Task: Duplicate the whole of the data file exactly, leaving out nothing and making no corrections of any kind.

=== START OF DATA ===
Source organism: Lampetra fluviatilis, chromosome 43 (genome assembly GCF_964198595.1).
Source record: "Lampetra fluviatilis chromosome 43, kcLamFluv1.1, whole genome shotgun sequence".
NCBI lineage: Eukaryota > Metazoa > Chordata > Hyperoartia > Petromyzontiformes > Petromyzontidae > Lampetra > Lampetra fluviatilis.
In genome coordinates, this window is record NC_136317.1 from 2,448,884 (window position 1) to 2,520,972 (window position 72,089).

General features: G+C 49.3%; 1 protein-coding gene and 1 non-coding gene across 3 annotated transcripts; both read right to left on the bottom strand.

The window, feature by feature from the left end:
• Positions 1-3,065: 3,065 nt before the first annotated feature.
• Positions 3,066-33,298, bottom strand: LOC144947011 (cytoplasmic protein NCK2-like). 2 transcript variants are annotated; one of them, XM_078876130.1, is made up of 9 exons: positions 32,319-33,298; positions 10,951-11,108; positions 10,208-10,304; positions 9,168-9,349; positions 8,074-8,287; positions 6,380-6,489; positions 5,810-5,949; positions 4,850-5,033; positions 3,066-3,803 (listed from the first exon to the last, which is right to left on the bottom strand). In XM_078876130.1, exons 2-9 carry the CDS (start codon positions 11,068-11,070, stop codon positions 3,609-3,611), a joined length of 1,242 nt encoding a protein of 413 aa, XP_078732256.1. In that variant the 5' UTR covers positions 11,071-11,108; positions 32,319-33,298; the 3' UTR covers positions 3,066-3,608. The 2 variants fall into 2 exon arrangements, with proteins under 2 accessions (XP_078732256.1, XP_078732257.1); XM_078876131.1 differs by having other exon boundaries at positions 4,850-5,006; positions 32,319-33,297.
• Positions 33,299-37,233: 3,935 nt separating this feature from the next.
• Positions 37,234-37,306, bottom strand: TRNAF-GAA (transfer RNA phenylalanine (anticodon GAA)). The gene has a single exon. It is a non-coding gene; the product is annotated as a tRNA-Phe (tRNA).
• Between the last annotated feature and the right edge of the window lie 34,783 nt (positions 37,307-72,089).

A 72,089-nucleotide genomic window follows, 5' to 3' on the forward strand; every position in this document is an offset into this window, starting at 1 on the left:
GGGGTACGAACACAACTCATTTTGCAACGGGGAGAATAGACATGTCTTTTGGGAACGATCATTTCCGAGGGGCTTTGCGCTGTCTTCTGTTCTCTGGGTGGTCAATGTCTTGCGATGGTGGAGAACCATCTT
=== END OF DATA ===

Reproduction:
Source organism: Lampetra fluviatilis, chromosome 43 (genome assembly GCF_964198595.1).
Source record: "Lampetra fluviatilis chromosome 43, kcLamFluv1.1, whole genome shotgun sequence".
NCBI lineage: Eukaryota > Metazoa > Chordata > Hyperoartia > Petromyzontiformes > Petromyzontidae > Lampetra > Lampetra fluviatilis.
In genome coordinates, this window is record NC_136317.1 from 2,448,884 (window position 1) to 2,520,972 (window position 72,089).

General features: G+C 49.3%; 1 protein-coding gene and 1 non-coding gene across 3 annotated transcripts; both read right to left on the bottom strand.

The window, feature by feature from the left end:
• Positions 1-3,065: 3,065 nt before the first annotated feature.
• Positions 3,066-33,298, bottom strand: LOC144947011 (cytoplasmic protein NCK2-like). 2 transcript variants are annotated; one of them, XM_078876130.1, is made up of 9 exons: positions 32,319-33,298; positions 10,951-11,108; positions 10,208-10,304; positions 9,168-9,349; positions 8,074-8,287; positions 6,380-6,489; positions 5,810-5,949; positions 4,850-5,033; positions 3,066-3,803 (listed from the first exon to the last, which is right to left on the bottom strand). In XM_078876130.1, exons 2-9 carry the CDS (start codon positions 11,068-11,070, stop codon positions 3,609-3,611), a joined length of 1,242 nt encoding a protein of 413 aa, XP_078732256.1. In that variant the 5' UTR covers positions 11,071-11,108; positions 32,319-33,298; the 3' UTR covers positions 3,066-3,608. The 2 variants fall into 2 exon arrangements, with proteins under 2 accessions (XP_078732256.1, XP_078732257.1); XM_078876131.1 differs by having other exon boundaries at positions 4,850-5,006; positions 32,319-33,297.
• Positions 33,299-37,233: 3,935 nt separating this feature from the next.
• Positions 37,234-37,306, bottom strand: TRNAF-GAA (transfer RNA phenylalanine (anticodon GAA)). The gene has a single exon. It is a non-coding gene; the product is annotated as a tRNA-Phe (tRNA).
• Between the last annotated feature and the right edge of the window lie 34,783 nt (positions 37,307-72,089).

A 72,089-nucleotide genomic window follows, 5' to 3' on the forward strand; every position in this document is an offset into this window, starting at 1 on the left:
GGGGTACGAACACAACTCATTTTGCAACGGGGAGAATAGACATGTCTTTTGGGAACGATCATTTCCGAGGGGCTTTGCGCTGTCTTCTGTTCTCTGGGTGGTCAATGTCTTGCGATGGTGGAGAACCATCTT